I love anime that are somewhat educational about something. While Hajime No Ippo has a very over-the-top depiction of boxing, I felt like I came away from it with a better appreciation of the sport. Shirobako and Animation Runner Kuromi gave me a better appreciation of what goes into anime (though again, both works are romanticized), and so on. So, this past season, I decided to give the anime series Diary of Our Days at the Breakwater a shot for a similar reason, and I’m very glad I did.
The show follows Hinata Tsurugi, a city girl who moves to a coastal town with her parents when their work takes them here. She runs into an old childhood friend, Natsumi, who ropes her into joining the school’s breakwater fishing club instead of the school’s handicrafts club. Hinata is spectacularly squeamish, so she has problems cleaning and gutting fish, but she enjoys the struggle of catching fish enough that she ends up sticking with the club, and becoming a very avid fisherperson.
Diary of Our Days at the Breakwater generally covers a new type of fishing each episode – each one being focused on a particular technique, and always focused on fish you can go for at the breakwater – that is where seawater and freshwater meet. Most of the fish they have aren’t particularly big, and they’re also always things you can fish for on dry land – no heading out on a boat here. It generally makes things more newcomer friendly.
Additionally, I also appreciated that the show is also somewhat environmentally conscious, with one of the focus points on an episode being how not taking care of your broken or damaged gear, and leaving it lying around outside, or just not disposing of it properly can cause environmental harm, with the club working to get a fishing rig off of the leg of a heron that had lost several toes, with the episode getting into just how much harm can be done to fish and waterfowl through improper disposal of your stuff.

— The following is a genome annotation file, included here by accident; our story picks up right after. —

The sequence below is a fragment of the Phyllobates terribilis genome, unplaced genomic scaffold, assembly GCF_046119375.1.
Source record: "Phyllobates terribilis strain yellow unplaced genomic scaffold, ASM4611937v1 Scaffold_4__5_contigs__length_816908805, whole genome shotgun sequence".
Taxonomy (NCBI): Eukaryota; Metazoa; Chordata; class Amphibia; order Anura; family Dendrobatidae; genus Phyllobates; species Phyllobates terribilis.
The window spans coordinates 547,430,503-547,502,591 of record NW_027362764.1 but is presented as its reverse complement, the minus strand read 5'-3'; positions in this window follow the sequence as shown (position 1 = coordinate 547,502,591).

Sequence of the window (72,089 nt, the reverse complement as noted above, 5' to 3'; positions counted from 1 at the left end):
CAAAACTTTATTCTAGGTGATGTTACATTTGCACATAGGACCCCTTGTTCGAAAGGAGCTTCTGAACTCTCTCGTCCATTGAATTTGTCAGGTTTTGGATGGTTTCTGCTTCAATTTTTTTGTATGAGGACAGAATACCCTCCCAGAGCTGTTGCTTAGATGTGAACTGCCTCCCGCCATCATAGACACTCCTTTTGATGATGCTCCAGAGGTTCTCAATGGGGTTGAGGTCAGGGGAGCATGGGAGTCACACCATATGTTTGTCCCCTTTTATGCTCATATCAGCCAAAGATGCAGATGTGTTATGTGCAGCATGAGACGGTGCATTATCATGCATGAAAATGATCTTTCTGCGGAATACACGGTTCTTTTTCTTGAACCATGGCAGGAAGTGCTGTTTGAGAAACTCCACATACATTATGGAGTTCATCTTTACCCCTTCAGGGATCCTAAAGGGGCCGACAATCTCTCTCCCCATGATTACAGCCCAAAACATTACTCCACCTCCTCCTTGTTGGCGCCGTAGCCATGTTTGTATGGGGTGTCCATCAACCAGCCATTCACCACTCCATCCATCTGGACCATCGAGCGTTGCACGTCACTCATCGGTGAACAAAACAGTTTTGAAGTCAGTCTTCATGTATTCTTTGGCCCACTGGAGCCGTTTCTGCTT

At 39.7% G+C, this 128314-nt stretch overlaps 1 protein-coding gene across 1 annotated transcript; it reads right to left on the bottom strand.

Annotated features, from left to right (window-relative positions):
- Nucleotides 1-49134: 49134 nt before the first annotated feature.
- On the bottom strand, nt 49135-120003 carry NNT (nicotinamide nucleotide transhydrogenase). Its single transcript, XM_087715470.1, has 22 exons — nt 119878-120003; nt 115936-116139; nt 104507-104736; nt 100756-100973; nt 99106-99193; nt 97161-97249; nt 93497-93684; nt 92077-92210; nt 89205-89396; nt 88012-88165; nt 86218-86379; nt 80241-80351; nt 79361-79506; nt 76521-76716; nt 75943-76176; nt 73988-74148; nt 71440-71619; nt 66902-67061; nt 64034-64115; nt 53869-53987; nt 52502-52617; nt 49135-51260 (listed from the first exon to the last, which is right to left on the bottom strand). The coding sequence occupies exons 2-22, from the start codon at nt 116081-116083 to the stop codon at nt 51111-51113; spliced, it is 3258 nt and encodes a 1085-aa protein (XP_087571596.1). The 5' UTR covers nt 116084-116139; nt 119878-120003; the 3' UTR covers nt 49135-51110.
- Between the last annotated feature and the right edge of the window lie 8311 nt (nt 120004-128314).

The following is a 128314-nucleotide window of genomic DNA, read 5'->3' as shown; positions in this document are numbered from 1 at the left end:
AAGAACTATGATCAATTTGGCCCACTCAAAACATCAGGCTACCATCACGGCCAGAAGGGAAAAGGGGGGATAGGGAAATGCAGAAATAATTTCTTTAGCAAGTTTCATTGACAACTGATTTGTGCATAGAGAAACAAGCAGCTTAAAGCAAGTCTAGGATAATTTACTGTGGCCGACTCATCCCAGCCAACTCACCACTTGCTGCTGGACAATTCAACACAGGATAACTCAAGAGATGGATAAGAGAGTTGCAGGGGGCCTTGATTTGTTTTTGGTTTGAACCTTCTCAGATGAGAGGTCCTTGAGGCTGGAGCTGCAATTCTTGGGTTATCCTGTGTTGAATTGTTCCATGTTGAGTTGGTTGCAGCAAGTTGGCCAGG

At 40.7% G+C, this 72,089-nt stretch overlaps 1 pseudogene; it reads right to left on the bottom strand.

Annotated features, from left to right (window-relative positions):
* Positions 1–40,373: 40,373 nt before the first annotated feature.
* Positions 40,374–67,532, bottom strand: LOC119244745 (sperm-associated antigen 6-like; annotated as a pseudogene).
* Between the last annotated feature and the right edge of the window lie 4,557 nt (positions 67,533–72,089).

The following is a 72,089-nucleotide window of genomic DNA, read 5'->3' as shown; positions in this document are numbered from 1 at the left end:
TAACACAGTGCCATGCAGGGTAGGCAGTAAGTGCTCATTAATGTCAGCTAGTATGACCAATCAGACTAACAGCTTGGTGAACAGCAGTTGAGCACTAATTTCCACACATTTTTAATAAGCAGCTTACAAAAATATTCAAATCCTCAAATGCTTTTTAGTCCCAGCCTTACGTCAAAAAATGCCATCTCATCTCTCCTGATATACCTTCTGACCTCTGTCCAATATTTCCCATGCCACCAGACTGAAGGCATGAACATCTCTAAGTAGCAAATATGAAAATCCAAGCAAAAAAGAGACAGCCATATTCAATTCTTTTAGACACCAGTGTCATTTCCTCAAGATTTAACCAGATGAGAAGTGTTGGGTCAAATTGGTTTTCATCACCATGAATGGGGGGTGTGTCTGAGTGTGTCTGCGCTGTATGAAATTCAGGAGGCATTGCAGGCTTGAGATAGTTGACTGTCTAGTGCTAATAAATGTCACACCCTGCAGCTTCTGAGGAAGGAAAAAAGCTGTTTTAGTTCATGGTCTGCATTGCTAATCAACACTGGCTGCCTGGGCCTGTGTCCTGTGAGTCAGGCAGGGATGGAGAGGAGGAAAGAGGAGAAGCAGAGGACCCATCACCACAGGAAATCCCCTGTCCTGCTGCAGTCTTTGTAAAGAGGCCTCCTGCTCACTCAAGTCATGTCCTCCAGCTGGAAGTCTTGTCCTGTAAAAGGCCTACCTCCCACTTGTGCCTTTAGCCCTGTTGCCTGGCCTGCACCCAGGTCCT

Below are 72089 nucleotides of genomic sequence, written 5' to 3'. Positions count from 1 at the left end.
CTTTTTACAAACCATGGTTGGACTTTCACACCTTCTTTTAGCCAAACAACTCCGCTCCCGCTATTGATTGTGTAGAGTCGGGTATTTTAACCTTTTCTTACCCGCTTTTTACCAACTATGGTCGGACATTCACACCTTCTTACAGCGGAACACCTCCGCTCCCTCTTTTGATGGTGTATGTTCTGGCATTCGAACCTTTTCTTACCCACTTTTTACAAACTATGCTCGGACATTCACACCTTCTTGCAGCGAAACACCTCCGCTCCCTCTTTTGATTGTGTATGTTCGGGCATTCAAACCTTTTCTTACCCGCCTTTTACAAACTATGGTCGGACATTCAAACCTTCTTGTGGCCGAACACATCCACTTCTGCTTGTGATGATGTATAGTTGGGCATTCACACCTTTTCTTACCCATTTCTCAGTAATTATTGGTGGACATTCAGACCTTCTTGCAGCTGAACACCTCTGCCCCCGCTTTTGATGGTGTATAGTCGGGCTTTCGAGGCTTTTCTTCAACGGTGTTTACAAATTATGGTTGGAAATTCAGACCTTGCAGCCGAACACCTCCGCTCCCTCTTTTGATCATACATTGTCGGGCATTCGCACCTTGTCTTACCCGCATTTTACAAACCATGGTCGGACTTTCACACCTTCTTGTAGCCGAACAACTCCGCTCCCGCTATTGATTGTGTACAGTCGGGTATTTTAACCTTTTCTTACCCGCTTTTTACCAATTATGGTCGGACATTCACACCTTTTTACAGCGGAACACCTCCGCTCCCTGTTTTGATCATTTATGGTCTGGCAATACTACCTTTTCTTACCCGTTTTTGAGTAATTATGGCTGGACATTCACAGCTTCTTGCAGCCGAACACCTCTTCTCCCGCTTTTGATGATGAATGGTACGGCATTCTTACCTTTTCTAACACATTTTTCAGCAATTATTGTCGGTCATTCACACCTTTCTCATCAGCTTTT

As an Oregonian, and one who tries to be environmentally conscious (and who has a family member who is majoring in Avian Biology) – I dig a show that recognizes that environmentally conscious fishing, and sustainable fishing, helps make things better for everyone else.
The animation is very good, with some awesome background art and animation, particularly with various things that involve fine manipulation, like when they show how to clean and gut various kinds of fish.
I’m really glad I watched this show this season – it was a nice uplifting thing I needed this summer of smoke, fire, and plague, and I really recommend it.
Diary of Our Days at the Breakwater is currently available for streaming on Funimation. It does not have a dub as yet, and the manga has not yet been licensed for an English release.
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